Today, populism is a dirty word across the world. To pour mud on it is an ideologically chic practice. It is being implicated in rabble rousing, hysteria and what doesn’t go beyond the surface.
That is not totally new. Even in Nigeria, it has always been like that. Some of Nigeria’s best and brightest have said that many, many years ago before it became the current fad.
Long before he relocated to Oxford, the late Prof AbdulRaufu Mustapha wrote a paper for the Marx and Africa Conference that took place at Ahmadu Bello University, Zaria where he taught Political Science. One of the things he said in the paper titled, “The Relevance of the NEPU-PRP Heritage to the Nigerian Revolution”, is the weakness of populism and the tendency to vulnerability when in collision with stronger ideologies. In the Chapter “Resilience and Resurgence, 1978 – 1995” in the largely stillborn book The Populist Factor in Nigerian Politics, one of the authors posed the question of the diffuseness of the concept of the people employed by the PRP. The people are the salt of the earth, said the PRP but by which it homogenized the masses, (peasants and the urban poor) with rich traders, traditional rulers, technocrats and just about everyone. What sort of revolution could the PRP enact with this concept of ‘the people’?
The last example must be what Prof Attahiru Jega wrote when he accepted to write the Foreword to the book. Jega wrote, inter alia:“To a populist, populism is the best brand of politics there could ever be. It is based on the mobilisation of popular aspirations and on the promise of an alternative political dispensation rooted in the needs and desires of the masses or “the people”. … It is assumed that once oppression and injustice are blocked, things would more or less fall rightly into place. …Critics of populism do not disagree with populists on the need to deal with oppression and injustice. They, however, abhor the opportunism that seems intrinsic to populist politics. They question the “scientificity” of political methods and tactics employed by populists”.
So, even in Nigeria has always been a subject of sobering reprimand long before the current assault globally. However, these were not things that people like Soyinka, Chinua Achebe, Bala Usman and other activists of the PRP in the Second Republic did not know of. Hajiya Gambo Sawaba did not join the PRP in the Second Republic but that was not because she had conceptual disagreement with populism. Rather, she named two persons whom she argued were NPN sponsored spies to disorganize the party. She turned out to be nearly correct on point of interpretation, not on point of facts.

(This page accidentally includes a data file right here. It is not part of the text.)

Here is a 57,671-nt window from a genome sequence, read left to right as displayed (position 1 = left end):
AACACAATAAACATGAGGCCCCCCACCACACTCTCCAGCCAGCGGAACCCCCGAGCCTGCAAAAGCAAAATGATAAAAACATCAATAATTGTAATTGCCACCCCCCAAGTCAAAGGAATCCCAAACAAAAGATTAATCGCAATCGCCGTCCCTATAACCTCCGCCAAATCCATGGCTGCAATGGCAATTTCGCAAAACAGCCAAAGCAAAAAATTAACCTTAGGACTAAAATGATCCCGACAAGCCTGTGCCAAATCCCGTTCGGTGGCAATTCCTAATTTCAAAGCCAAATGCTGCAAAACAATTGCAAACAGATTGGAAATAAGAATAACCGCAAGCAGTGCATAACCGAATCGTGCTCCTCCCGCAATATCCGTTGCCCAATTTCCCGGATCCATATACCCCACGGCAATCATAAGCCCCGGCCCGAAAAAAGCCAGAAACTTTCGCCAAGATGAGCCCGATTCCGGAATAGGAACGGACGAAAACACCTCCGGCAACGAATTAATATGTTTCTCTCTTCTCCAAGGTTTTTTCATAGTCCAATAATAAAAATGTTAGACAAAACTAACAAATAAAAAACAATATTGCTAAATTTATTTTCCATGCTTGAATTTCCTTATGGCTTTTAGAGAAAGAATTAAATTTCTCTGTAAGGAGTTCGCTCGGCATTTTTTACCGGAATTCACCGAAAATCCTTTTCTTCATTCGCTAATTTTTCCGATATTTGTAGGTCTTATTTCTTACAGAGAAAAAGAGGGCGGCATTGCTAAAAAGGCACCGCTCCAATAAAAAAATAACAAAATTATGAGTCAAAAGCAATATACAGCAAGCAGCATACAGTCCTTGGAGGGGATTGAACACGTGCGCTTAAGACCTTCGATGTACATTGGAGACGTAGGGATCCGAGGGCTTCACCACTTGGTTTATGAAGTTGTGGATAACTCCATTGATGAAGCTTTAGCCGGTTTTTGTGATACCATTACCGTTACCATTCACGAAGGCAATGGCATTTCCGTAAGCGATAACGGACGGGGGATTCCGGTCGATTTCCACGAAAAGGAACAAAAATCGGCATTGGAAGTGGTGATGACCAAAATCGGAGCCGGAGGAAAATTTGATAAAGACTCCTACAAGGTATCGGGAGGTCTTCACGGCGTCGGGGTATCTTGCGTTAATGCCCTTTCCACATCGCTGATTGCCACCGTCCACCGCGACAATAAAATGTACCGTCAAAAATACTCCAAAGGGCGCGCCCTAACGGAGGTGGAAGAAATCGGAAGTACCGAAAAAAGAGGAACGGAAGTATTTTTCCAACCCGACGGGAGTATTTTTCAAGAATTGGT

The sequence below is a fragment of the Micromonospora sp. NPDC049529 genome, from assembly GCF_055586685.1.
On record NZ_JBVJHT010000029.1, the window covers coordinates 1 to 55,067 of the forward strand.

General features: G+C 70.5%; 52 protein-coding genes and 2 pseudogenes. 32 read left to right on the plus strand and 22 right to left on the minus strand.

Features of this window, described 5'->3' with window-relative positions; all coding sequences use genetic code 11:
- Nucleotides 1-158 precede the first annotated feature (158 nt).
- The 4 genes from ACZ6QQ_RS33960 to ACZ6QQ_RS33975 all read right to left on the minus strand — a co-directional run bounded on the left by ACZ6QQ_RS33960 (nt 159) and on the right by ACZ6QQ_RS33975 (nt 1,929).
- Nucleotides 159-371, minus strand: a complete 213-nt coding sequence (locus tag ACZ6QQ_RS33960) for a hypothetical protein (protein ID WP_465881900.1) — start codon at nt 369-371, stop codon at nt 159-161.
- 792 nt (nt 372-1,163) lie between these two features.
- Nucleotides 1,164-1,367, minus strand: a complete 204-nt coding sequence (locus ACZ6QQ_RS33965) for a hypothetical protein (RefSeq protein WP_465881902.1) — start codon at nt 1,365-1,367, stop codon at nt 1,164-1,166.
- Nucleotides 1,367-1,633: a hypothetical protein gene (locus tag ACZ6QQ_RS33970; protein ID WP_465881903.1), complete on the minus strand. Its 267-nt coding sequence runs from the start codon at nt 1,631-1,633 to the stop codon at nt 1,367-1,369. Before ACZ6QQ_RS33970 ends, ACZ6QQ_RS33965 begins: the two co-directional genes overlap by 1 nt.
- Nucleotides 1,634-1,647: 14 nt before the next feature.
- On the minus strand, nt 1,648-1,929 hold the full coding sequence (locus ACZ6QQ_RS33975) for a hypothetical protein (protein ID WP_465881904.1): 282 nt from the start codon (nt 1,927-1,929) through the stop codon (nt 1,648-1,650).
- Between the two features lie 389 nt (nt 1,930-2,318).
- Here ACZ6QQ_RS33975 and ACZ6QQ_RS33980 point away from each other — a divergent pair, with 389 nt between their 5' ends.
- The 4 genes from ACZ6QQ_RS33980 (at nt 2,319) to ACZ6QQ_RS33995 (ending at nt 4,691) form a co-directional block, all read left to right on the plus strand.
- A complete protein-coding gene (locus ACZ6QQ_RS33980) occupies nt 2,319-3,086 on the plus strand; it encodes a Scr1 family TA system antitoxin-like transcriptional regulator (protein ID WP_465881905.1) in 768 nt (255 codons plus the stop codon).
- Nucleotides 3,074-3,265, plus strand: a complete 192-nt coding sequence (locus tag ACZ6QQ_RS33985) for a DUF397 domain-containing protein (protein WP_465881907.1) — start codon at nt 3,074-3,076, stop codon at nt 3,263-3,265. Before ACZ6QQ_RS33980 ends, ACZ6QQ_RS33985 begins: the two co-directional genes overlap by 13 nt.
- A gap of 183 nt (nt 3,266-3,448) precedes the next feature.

This is made more complicated by the position of leading cadres such as the late Eskor Toyo who said the PRP was the party every progressive or leftist should join in the circumstance of the Second Republic. Even when he found himself in the Imoudu faction of the party after the great split, he still maintained the position, with slight amendment of the class character of the other faction headed by Mallam Aminu Kano.
Against this background, is it not right to say that, to the extent that all these intellectually and organizationally sure footed individuals – Eskor Toyo, Soyinka, Bala Usman, Michael Imoudu and even now Attahiru Jega who is head of a crew repackaging the surviving PRP – were problematising the criticisms of populism of which they were aware and, in fact, saying, well, the critics are doing so from how they see it, not the way it is? That is, saying that populism too is contingent in meaning!
There must be something strategic if that inference were to be contextually correct. Populism is being used around the world today for exclusionary practices directed at immigrants, races and the materially challenged but just as it has been used and can be used for inclusive practices, depending on which actor is doing the mobilisation.
For instance, could the anti-colonial struggle have been productive if it was a few members of the elite speaking in a language they alone understood? Can any realists or determinists successfully rouse the folks today in most parts of Africa without a populist tactical doctrine and practice? Is politics even different or possible without populism? Is it the legacy of Nazism, Fascism and National Socialism that has united people against populism or the very meaning of the word?
Questions that this picture compels attention to in the Nigerian context!